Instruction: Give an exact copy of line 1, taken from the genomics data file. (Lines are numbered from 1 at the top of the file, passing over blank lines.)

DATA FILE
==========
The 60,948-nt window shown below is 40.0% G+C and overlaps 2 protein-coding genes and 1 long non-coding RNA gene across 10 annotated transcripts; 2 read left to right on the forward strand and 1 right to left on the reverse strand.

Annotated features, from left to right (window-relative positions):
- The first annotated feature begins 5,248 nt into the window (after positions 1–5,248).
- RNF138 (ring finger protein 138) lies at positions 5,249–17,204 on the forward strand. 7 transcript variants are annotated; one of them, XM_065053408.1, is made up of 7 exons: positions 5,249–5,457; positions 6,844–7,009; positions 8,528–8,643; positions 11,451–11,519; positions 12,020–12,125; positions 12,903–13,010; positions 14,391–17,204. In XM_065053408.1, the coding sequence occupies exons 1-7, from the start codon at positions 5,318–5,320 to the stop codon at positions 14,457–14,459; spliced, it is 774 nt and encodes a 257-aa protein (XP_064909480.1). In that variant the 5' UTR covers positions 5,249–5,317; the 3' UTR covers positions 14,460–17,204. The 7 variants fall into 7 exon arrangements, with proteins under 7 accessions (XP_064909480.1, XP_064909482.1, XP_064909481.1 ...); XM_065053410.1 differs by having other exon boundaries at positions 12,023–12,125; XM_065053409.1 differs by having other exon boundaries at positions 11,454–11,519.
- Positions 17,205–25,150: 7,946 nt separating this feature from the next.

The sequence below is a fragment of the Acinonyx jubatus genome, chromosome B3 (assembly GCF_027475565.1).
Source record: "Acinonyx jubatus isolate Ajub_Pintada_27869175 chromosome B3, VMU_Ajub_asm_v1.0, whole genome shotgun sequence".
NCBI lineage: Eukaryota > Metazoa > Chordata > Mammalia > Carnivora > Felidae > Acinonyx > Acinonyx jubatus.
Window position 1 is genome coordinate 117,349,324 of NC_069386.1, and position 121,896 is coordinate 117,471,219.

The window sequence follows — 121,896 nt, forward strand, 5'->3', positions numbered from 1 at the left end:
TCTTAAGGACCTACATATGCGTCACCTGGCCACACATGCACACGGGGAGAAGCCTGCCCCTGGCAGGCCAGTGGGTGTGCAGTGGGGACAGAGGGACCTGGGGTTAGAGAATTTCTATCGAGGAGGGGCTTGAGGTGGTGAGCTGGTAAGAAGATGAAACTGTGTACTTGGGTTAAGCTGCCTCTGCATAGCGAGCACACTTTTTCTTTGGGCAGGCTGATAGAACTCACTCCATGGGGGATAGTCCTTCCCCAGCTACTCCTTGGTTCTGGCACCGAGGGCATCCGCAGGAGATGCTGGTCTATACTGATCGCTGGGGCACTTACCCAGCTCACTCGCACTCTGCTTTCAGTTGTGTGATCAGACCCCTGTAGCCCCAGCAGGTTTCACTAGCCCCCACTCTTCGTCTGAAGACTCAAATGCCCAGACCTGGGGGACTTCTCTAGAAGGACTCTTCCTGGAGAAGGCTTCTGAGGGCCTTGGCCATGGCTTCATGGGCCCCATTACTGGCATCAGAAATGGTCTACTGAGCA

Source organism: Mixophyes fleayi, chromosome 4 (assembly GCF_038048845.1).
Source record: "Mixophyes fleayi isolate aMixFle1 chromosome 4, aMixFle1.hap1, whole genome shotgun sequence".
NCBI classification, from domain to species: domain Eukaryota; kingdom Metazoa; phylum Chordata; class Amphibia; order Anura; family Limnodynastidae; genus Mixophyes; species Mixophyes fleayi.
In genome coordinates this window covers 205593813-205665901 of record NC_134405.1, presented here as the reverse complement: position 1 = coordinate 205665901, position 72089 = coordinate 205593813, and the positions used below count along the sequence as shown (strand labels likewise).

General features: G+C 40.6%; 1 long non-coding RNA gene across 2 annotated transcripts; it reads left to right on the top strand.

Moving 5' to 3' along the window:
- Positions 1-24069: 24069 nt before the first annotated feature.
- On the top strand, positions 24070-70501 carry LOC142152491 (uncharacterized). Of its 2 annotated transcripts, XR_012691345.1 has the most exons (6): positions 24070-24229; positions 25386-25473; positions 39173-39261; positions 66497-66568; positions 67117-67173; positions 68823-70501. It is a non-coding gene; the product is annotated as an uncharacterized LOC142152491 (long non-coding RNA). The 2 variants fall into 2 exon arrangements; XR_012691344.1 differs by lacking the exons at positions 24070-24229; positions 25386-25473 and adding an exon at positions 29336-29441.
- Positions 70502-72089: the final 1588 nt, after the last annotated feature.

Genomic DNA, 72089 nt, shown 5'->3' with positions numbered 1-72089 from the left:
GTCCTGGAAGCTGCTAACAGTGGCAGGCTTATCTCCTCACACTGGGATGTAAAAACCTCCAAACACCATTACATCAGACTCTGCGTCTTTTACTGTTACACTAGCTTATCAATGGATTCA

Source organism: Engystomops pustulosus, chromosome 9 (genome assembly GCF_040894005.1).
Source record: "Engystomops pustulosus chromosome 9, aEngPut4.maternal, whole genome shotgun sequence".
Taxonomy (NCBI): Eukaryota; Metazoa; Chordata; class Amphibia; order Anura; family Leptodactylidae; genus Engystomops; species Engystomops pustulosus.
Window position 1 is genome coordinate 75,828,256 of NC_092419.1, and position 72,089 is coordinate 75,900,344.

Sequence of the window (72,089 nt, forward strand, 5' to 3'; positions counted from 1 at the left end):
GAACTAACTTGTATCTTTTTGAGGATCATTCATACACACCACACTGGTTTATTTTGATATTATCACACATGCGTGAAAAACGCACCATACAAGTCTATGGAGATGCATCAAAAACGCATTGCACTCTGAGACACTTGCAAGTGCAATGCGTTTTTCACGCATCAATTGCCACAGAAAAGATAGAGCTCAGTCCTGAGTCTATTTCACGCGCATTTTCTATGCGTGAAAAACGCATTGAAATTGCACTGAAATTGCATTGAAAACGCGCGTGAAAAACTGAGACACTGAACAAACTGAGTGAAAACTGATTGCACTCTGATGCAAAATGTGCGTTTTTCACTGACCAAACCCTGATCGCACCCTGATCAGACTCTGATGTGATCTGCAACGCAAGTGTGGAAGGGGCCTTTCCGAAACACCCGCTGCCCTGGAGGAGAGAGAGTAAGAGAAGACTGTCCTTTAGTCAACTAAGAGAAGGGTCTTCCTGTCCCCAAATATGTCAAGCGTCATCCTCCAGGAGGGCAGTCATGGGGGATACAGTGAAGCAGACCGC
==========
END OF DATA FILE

The 60,948-nt window shown below is 40.0% G+C and overlaps 2 protein-coding genes and 1 long non-coding RNA gene across 10 annotated transcripts; 2 read left to right on the forward strand and 1 right to left on the reverse strand.